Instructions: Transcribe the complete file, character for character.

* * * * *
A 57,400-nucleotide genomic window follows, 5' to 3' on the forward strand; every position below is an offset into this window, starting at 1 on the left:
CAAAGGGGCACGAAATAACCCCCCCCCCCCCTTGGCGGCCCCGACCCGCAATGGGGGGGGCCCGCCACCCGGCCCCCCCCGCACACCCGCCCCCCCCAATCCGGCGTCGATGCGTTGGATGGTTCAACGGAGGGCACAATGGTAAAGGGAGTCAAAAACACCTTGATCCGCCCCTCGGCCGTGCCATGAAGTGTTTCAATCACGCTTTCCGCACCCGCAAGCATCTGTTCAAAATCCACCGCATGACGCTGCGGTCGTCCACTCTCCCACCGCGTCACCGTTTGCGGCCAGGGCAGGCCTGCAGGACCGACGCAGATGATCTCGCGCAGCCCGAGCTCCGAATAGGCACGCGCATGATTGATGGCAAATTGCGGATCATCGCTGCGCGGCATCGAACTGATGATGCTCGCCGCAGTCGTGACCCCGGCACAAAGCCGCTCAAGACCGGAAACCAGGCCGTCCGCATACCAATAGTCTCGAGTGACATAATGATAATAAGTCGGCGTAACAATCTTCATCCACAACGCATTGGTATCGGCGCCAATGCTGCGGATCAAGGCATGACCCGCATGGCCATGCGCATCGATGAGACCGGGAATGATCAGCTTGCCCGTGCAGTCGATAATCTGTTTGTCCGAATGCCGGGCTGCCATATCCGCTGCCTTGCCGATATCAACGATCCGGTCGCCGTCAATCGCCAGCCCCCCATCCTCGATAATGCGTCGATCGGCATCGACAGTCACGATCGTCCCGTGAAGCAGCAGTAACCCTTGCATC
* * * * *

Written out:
A 57,400-nucleotide genomic window follows, 5' to 3' on the forward strand; every position below is an offset into this window, starting at 1 on the left:
CAAAGGGGCACGAAATAACCCCCCCCCCCCCTTGGCGGCCCCGACCCGCAATGGGGGGGGCCCGCCACCCGGCCCCCCCCGCACACCCGCCCCCCCCAATCCGGCGTCGATGCGTTGGATGGTTCAACGGAGGGCACAATGGTAAAGGGAGTCAAAAACACCTTGATCCGCCCCTCGGCCGTGCCATGAAGTGTTTCAATCACGCTTTCCGCACCCGCAAGCATCTGTTCAAAATCCACCGCATGACGCTGCGGTCGTCCACTCTCCCACCGCGTCACCGTTTGCGGCCAGGGCAGGCCTGCAGGACCGACGCAGATGATCTCGCGCAGCCCGAGCTCCGAATAGGCACGCGCATGATTGATGGCAAATTGCGGATCATCGCTGCGCGGCATCGAACTGATGATGCTCGCCGCAGTCGTGACCCCGGCACAAAGCCGCTCAAGACCGGAAACCAGGCCGTCCGCATACCAATAGTCTCGAGTGACATAATGATAATAAGTCGGCGTAACAATCTTCATCCACAACGCATTGGTATCGGCGCCAATGCTGCGGATCAAGGCATGACCCGCATGGCCATGCGCATCGATGAGACCGGGAATGATCAGCTTGCCCGTGCAGTCGATAATCTGTTTGTCCGAATGCCGGGCTGCCATATCCGCTGCCTTGCCGATATCAACGATCCGGTCGCCGTCAATCGCCAGCCCCCCATCCTCGATAATGCGTCGATCGGCATCGACAGTCACGATCGTCCCGTGAAGCAGCAGTAACCCTTGCATC